“Growth and change — it is just relentless,” says Sheldon Stener, general counsel and corporate secretary with Federated Co-operatives Ltd. of Saskatoon.
“We’ve been on a growth agenda doing acquisitions and growing business units and looking for acquisition opportunities — that’s been taking up a lot of time.”
The 2013 World Co-operative Monitor ranked FCL in 58th place, up from 66th in 2012, with sales of US$8.1 billion. It was also the 13th largest co-op in the wholesale and retail trade sector.
“It’s been exiting for us but you have to have the capacity to handle it when it comes because you don’t know when it’s going to come. When it hits, it hits pretty hard,” says Stener.
FCL completed the acquisition of 17 fertilizer, seed, and agriculture chemical supply centres from Viterra Inc. in November 2013. It bought the supply centres from Viterra, the grain-handling arm of Glencore Xstrata. In 2012 it also bought Calgary-based junior oil company Triwest Exploration Inc. for $138.4 million.
FCL is owned by about 225 retail co-ops located throughout Western Canada. The co-ops are “member-owners” of FCL. The company has a growth mandate and keeping up with the deals is the main focus for Stener and his in-house team of three. “It’s something that’s new for us to be on this aggressive growth agenda. The opportunities are presented not on our schedule but on someone else’s schedule so we don’t really control the pace of the work. When a vendor comes looking you have to be able to do it, adjust and get it done.”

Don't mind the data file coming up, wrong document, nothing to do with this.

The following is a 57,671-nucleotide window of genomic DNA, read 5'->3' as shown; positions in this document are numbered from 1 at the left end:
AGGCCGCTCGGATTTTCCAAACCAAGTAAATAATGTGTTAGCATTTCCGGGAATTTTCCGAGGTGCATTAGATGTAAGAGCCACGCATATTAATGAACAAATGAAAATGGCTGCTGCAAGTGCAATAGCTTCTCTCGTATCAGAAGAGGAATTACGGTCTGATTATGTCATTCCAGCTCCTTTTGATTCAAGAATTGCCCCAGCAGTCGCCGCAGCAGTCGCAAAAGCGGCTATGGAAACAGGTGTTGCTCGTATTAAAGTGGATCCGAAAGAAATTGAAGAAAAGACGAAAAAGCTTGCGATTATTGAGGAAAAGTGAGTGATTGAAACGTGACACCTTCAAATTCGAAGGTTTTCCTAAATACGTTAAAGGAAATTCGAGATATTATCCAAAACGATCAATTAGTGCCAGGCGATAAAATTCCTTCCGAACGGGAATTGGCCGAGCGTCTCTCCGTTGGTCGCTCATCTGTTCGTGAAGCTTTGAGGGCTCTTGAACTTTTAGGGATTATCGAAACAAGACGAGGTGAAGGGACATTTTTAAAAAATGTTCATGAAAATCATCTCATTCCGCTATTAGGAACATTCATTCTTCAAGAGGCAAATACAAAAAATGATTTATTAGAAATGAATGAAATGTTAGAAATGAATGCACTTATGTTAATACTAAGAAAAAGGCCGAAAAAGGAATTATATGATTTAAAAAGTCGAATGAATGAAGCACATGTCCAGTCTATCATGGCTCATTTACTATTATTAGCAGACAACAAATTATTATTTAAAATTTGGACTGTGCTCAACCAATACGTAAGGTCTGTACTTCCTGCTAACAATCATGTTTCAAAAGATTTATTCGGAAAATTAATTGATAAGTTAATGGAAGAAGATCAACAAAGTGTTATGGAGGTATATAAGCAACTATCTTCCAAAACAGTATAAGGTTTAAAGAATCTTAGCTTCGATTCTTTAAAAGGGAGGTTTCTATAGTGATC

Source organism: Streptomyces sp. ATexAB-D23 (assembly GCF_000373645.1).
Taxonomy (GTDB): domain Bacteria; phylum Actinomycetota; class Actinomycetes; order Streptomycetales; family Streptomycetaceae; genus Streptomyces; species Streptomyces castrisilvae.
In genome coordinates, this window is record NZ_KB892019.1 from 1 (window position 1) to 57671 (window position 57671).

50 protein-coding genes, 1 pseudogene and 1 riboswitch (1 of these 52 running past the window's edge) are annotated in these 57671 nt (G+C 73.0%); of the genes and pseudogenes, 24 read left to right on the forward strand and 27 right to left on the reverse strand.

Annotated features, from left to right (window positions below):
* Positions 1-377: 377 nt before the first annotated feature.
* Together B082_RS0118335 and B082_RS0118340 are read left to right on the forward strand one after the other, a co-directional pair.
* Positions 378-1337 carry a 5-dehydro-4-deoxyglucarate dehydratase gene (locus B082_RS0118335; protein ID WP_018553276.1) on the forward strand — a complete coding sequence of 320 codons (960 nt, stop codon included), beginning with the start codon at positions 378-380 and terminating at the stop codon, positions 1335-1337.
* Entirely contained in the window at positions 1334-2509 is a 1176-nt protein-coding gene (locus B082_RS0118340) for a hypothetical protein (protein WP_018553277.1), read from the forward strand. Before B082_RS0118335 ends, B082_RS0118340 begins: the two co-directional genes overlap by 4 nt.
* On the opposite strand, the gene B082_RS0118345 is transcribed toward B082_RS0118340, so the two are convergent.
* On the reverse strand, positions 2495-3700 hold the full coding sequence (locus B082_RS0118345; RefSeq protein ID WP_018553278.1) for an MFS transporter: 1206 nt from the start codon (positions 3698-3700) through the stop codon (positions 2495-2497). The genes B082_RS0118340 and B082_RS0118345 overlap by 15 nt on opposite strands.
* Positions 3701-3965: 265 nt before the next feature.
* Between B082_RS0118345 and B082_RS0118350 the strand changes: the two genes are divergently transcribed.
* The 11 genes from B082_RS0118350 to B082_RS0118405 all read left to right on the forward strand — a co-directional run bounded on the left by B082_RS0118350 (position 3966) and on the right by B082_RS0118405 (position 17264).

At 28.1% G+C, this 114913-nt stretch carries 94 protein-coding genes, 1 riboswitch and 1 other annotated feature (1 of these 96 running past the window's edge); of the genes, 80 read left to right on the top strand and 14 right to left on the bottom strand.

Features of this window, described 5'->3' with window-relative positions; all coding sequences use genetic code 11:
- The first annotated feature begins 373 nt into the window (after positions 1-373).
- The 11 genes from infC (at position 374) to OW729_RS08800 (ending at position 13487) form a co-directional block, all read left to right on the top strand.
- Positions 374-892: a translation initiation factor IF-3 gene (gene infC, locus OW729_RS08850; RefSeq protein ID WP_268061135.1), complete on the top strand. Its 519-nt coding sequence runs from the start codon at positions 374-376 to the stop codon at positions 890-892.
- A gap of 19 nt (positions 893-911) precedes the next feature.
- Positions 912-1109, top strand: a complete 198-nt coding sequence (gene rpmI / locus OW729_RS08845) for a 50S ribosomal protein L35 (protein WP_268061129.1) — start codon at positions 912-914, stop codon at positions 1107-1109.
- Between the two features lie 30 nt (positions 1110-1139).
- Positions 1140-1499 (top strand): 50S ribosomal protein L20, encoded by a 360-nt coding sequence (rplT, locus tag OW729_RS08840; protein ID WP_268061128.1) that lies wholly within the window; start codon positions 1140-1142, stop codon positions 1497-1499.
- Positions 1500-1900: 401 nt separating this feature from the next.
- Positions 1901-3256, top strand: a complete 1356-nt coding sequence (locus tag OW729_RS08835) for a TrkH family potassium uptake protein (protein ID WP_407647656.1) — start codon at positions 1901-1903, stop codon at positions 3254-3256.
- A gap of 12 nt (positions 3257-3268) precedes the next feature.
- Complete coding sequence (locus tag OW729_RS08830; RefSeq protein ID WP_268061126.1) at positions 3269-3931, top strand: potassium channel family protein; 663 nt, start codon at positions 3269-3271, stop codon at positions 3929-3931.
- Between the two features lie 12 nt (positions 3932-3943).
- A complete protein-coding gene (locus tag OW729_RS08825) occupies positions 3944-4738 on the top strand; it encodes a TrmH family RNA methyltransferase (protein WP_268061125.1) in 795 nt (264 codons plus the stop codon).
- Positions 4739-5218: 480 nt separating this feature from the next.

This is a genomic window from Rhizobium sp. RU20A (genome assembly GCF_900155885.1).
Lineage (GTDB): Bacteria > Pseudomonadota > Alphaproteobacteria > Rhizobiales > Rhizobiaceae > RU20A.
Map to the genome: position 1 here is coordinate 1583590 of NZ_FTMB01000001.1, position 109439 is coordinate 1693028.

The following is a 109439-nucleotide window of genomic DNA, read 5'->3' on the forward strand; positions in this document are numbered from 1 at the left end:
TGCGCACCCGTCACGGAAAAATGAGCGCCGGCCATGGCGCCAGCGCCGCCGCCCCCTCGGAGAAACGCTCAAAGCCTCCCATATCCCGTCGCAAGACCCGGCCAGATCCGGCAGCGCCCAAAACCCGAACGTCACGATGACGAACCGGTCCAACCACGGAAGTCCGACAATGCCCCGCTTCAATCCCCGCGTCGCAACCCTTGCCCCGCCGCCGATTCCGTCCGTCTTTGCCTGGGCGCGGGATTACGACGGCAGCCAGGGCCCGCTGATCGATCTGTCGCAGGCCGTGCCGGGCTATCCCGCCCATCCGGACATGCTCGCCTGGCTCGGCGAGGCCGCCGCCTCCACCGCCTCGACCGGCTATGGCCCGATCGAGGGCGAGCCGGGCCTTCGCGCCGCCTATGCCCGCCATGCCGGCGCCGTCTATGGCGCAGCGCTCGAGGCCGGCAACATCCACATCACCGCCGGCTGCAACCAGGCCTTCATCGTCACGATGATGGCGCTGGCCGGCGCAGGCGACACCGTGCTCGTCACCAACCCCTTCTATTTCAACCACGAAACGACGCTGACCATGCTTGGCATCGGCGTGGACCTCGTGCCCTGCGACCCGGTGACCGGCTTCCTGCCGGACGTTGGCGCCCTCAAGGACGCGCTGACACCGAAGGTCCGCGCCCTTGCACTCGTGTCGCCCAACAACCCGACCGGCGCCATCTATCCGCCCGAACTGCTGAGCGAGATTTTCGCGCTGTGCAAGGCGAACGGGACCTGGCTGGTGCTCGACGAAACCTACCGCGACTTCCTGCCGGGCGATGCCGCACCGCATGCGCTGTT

When the work is too much for the in-house team at FCL, Stener’s first choice is to approach local counsel and if they need expertise they branch out to larger centres.
“For some of the specialized competition law we might go to Toronto — but we primarily work with legal firms in Winnipeg, Calgary, Edmonton, and Vancouver.”
Growth is also driving the agenda at Sask Energy Inc., says senior legal counsel Terry Jordan.
“As a corporation we’re really caught up in growth so we’re always looking for efficiencies and cutting red tape,” says Jordan.
Over the last five years Sask Energy has seen a 10-per-cent increase in its customer base with 7,600 in 2013 and 7,300 new customers in 2012.
“We haven’t really had an increase in staff in legal or as a corporation. They’re trying to meet additional demand either through contracting or efficiencies,” he says.
There are five lawyers in the legal department at Sask Energy now and they do send work out. “I have a couple of external counsel I work with regularly on different things. If I need an opinion on the law in Ontario I go out but for the most part we keep it local,” he says.
With a strong focus on health and safety, one of the areas Jordan has been spending time on lately is “significant” changes to the province’s Occupational Health and Safety Act.